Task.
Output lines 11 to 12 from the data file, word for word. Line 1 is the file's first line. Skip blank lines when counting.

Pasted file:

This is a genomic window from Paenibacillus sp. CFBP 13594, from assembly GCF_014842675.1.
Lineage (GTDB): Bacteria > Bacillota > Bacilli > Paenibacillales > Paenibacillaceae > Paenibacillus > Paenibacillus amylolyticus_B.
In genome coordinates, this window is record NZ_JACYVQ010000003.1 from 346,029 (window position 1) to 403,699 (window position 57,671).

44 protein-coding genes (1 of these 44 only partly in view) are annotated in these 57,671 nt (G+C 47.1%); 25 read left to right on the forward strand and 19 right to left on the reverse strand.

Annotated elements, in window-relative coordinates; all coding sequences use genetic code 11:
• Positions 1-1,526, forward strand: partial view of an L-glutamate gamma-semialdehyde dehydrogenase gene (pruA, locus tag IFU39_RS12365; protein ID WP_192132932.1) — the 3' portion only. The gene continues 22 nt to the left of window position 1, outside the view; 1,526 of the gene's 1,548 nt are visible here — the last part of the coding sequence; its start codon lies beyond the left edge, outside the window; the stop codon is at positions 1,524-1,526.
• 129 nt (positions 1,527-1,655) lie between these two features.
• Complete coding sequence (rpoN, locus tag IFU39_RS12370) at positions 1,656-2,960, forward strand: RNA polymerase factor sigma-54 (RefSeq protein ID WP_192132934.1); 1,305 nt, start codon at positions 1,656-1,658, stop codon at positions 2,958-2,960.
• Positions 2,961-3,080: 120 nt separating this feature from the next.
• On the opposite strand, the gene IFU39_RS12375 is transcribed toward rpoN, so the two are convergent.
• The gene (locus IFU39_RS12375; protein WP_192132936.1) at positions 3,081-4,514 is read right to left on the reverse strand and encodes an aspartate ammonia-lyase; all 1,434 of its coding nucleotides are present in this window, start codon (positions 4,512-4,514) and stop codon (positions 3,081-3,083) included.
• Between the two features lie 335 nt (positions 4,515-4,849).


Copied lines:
• The gene (locus IFU39_RS12375; protein WP_192132936.1) at positions 3,081-4,514 is read right to left on the reverse strand and encodes an aspartate ammonia-lyase; all 1,434 of its coding nucleotides are present in this window, start codon (positions 4,512-4,514) and stop codon (positions 3,081-3,083) included.
• Between the two features lie 335 nt (positions 4,515-4,849).